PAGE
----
proud of my ancestors
On the back of my daughter’s car is a sticker that proclaims:
I dream of a world where chickens
Can cross the road
Without having their motives questioned.
She has other amusing stickers on her car, including an image of an early hominoid that reads, “Proud of my ancestors.”
now is the winter
December has been a cold month. Perhaps when our time comes, it is best to go in winter with its short days and long and dark nights, amidst the bitterness of storms that take our remaining warmth. I think my time should be a moment when I have finished my work, tidied up my tools, kissed those I love goodnight, and not have to worry about what new change is afoot in the world. My exit will perhaps be best when rebirth is still months away from the first green of spring.
duty to share
A friend of mine recently came out with her first novel which was so delightful that I wondered if I could do the same. Needless to say, I’m discovering that it ain’t easy. All my life, I’ve been writing short essays, not fiction, on my take of what’s happening. I don’t write diatribes or commentary, though. There’s enough of that on the opinion page of any newspaper. In fact, we stopped our subscription to our local rural paper, since I couldn’t help myself from reading the owner’s nonsense each week and then fulminating over how worthless his ideas were and how pathetically he expressed them. But I couldn’t help myself.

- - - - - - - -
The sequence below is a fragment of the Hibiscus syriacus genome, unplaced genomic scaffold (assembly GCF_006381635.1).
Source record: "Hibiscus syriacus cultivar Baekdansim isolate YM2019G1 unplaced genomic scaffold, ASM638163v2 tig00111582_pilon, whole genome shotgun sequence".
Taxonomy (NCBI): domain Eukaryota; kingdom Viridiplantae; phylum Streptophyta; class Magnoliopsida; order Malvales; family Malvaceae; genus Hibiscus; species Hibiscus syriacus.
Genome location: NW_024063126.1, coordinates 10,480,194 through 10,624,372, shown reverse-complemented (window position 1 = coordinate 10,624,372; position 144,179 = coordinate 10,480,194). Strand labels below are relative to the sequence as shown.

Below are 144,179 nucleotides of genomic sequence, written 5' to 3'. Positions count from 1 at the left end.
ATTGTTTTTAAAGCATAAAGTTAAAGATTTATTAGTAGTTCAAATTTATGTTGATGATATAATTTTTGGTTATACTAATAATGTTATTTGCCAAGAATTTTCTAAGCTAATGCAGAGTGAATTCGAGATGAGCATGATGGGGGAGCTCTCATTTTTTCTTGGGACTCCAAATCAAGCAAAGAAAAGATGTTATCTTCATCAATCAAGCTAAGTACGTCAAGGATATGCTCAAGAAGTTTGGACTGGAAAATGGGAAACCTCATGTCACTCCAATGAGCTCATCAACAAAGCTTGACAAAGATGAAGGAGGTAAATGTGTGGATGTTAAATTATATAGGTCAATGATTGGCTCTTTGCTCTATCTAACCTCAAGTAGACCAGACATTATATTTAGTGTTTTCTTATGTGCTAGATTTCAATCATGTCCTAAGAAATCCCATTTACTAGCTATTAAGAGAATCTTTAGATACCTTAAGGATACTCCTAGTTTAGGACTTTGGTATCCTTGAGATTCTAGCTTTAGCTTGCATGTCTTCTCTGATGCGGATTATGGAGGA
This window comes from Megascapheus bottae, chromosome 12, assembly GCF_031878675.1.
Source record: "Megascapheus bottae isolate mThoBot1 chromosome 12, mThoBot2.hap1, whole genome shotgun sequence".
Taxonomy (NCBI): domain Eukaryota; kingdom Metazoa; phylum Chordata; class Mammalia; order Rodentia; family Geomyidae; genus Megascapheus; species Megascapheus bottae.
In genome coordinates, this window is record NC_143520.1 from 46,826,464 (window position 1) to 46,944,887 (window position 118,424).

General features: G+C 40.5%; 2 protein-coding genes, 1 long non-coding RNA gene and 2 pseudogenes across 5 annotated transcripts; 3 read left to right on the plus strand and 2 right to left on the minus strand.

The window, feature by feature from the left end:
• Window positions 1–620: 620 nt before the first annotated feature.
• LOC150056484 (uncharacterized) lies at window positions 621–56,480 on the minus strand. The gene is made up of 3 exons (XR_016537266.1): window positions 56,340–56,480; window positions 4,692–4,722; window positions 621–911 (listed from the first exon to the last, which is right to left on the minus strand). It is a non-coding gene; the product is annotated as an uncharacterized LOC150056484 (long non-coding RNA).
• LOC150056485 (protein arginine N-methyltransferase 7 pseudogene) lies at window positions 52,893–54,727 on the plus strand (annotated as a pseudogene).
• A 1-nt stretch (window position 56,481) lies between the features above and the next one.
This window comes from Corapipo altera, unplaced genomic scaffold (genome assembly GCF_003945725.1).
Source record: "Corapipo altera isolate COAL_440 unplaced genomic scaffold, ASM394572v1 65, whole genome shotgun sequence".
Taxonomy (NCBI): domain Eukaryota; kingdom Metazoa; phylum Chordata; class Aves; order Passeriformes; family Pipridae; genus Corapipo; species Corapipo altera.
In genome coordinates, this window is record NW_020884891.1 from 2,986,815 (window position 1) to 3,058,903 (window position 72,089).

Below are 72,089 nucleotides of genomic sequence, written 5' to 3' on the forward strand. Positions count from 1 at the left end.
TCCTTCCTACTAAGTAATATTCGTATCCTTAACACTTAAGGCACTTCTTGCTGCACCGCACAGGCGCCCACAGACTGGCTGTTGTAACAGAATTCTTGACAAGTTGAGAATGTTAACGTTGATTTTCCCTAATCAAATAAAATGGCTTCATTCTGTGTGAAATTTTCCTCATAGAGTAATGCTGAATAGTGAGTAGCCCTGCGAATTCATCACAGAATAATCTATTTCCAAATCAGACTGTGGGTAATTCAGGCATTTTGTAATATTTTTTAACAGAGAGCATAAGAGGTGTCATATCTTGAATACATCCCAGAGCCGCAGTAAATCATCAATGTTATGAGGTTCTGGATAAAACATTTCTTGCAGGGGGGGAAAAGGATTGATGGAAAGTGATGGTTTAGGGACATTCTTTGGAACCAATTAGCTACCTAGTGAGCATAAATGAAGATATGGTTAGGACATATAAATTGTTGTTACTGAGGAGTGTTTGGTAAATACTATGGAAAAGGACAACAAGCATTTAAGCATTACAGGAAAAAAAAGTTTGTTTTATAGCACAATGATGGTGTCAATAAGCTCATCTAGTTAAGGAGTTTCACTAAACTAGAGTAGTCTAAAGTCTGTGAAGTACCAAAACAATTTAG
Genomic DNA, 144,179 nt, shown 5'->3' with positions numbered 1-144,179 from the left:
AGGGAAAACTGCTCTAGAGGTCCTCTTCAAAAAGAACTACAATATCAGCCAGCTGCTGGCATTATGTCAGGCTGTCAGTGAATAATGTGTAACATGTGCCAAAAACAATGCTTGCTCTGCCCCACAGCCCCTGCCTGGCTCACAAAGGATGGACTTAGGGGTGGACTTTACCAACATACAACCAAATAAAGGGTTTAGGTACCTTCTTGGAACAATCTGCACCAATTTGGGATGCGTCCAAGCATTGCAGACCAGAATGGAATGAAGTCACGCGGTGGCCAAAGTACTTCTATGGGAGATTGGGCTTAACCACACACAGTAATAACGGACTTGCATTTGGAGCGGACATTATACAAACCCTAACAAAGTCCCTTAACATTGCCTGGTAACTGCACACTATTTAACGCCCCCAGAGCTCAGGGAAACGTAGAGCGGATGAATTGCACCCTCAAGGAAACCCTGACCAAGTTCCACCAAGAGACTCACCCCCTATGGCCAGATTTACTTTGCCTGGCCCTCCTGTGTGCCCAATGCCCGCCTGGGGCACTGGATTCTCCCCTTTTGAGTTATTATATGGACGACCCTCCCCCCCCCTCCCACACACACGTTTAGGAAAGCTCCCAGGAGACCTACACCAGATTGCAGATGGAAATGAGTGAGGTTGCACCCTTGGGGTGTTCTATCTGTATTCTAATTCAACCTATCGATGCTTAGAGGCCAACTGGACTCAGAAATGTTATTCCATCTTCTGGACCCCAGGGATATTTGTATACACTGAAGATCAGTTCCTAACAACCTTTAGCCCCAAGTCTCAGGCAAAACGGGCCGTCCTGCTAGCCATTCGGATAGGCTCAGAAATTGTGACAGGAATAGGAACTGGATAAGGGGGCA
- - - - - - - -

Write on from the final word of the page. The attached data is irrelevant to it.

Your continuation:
coming to terms
In Rabbi Joe’s class this week on Mussar, the Jewish ethical, educational and cultural movement that developed in the nineteenth century in Eastern Europe, I heard the words of the author Anne Tyler echo in my ears. In her book The Beginner’s Goodbye, she startles the reader right off by having the main character say,
“I have a couple of handicaps. I may not have mentioned that.”
a changed man
When you grow up with a hooligan in the neighborhood, you learn quickly to stay alert and to fight back or forever be a patsy to his terrorist tactics. I have Frank to thank for my first bloody nose and other important lessons in life, such as how to handle a hard grounder to third base. But he was a tough kid and a bully.
colors against the shadows
The American marten’s body this morning had lost its lustrous sheen my wife Jody and I had marveled at yesterday when our dogs found it in the woods just off our drive. In the eighteen years I have lived here, this is only the second marten I’ve seen. I only got a glimpse of the first one years ago as he darted down off a rock and disappeared alongside the stream. We have no idea what killed this one, although we have coyotes and fox here who are natural predators.
part of the family